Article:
To verify our path length resolved measurements, we have performed Monte Carlo simulations to predict the optical path length distributions . A two-layer system is defined in which light (λ=832nm) from a fiber with a diameter of 100 µm is randomly scattered in a layer of water suspension of polystyrene micro spheres (µa=0.001 mm-1) with a thickness equal to that of the cuvette (20 mm). Since the scattering properties and the particle number density of calibrated polystyrene sphere suspensions as used in this study are well known, it is possible to exactly mimic these properties in simulations. The parameters used for the scattering samples are refractive index, 1.33; absorption coefficient, 0.001 mm-1; Henyey–Greenstein scattering function, g=0.18 (∅0.20 µm) and g=0.85 (∅0.77), reduced scattering coefficients (µs′) of 7.00 (g=0.85), 4.95 and 3.25 mm-1 (g=0.18). The second layer is defined with a high absorption (µa=10 mm-1) in order to avoid the possible long path length photons that may penetrate beyond the first layer. But we estimated from the statistics of the maximum scattering depth of Monte Carlo simulated detected photons that there are no photons reaching a depth beyond 10 mm in a scattering sample with lowest scattering level. So in this case there is no influence of highly absorbing second layer on the detected photons. Both the fibers are defined inside the scattering sample. In all simulations, 100000 photons are injected into the sample, and each photon returning to the detection fiber (fiber diameter=100 µm, fiber separation=300 µm, NA=0.29) is assumed to be detected, and its optical path length is recorded.
3. Results and discussion
Typical phase modulation peaks appearing in the power spectra measured in our experiments for ∅0.20 µm and ∅0.77 µm microspheres for different reduced scattering coefficients (7.00, 4.95 and 3.25 mm-1) and at two geometrical photon path lengths (1 and 2 mm) are shown in Fig. 1. The interference peak appearing at the modulation frequency is fitted with a Lorentzian function. The line shape is Lorentzian in all cases and it can be characterized by its amplitude and line width.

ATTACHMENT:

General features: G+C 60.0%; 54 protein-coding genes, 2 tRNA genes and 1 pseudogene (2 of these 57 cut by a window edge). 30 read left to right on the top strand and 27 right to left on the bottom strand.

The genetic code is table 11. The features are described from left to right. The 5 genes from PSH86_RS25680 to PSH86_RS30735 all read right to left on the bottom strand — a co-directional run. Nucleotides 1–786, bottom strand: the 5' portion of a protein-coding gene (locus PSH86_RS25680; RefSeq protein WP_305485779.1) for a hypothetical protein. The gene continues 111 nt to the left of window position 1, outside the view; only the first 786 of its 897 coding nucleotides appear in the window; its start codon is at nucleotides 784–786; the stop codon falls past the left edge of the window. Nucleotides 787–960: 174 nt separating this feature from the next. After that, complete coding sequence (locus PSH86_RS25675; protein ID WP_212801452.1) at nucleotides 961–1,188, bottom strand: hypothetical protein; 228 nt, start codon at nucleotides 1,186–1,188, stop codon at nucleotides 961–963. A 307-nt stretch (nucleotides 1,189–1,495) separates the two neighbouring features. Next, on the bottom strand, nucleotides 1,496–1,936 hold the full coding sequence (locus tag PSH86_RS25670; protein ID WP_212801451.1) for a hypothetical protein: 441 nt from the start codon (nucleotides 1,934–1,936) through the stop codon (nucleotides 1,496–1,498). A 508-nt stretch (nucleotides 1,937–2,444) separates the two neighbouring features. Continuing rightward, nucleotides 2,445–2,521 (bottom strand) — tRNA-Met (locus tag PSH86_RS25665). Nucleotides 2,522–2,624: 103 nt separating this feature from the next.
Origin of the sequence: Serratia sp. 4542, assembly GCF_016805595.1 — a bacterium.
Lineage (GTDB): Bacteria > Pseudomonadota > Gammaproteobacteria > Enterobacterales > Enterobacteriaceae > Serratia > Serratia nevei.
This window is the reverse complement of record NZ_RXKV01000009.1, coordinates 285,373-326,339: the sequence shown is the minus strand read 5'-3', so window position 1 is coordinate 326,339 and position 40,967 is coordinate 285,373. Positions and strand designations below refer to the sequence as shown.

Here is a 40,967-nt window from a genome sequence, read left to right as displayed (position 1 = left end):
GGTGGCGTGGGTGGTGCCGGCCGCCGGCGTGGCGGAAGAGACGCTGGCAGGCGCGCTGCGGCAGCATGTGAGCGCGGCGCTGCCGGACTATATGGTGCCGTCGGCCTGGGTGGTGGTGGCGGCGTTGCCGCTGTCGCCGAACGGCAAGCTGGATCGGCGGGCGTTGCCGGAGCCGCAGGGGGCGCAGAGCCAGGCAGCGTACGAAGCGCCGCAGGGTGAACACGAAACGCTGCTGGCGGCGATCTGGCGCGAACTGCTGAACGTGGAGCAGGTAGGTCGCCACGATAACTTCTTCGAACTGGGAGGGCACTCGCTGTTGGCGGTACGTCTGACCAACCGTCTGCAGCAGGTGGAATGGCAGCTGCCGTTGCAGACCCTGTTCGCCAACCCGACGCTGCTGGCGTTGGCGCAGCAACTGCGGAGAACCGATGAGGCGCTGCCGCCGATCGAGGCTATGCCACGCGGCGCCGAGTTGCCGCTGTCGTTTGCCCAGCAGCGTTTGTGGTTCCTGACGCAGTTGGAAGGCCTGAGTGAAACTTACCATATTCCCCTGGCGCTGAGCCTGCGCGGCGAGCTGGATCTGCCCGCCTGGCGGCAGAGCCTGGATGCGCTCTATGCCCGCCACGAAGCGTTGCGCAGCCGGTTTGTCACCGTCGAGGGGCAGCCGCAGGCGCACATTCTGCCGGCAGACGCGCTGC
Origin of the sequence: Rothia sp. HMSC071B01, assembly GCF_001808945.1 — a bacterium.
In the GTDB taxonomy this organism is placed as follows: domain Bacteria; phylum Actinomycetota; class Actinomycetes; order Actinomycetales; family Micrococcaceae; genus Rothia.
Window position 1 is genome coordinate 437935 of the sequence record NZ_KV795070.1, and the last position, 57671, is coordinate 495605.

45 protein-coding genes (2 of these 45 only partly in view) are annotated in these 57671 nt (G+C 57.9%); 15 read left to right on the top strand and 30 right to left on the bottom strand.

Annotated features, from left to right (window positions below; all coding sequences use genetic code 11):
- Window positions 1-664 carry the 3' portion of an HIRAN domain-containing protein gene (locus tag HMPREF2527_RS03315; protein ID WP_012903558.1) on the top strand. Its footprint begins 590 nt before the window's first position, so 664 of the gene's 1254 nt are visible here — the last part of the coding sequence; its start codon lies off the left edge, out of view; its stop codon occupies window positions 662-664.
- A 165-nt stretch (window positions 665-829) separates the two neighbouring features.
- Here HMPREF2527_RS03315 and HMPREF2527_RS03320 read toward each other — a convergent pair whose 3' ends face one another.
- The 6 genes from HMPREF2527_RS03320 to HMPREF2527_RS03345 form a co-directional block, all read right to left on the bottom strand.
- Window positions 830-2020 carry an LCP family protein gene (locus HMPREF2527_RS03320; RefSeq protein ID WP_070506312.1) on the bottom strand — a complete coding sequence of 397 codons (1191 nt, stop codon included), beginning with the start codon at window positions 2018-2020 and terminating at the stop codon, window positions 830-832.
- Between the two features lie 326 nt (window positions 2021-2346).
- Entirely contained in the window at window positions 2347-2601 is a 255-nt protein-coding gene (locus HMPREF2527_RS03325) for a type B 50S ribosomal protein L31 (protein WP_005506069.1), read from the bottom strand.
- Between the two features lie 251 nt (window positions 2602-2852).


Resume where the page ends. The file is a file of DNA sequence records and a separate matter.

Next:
The experimental optical path length distributions and simulation results for isotropic and anisotropic scatterers are shown in Figs. 2 and 3, respectively. The results are normalized to the maximum value obtained in the sample with higher scattering coefficient. There is a good agreement between the experimental data (squares and triangles) and the simulation results (solid curve).
Figures 4 and 5 show the measured FWHM of the fitted Lorentzian spectra vs. the optical path length of the multiple scattered light, compared with the predicted linewidth based on Diffusive Wave Spectroscopy. The data points are the experimentally measured Doppler shift and the lines indicate the path length dependent Doppler broadening predicted by Diffusive Wave Spectroscopy. As depicted in Figs. 4 and 5, the average Doppler shift increases with the optical path length and for the suspension with g=0.18 (Fig. 4), the average Doppler shift decreases with a decrease in reduced scattering coefficient. This can be attributed to the decrease in the number of scattering events per unit optical path length. The experimental results are in good agreement with the predictions of DWS for optical path lengths up to 4.5mm. For large optical path lengths, the amplitude of the interference signal is low and an estimation of the line width based on the Lorentzian fit to the spectra results in significant errors. In Figs. 4 and 5, theoretical predictions are given of the linewidth broadening for single scattering as a function of the optical path length, where we used the expression f 0=q 2 DB, with photon momentum transfer q=2k sinθ/2 a function of the scattering angle θ.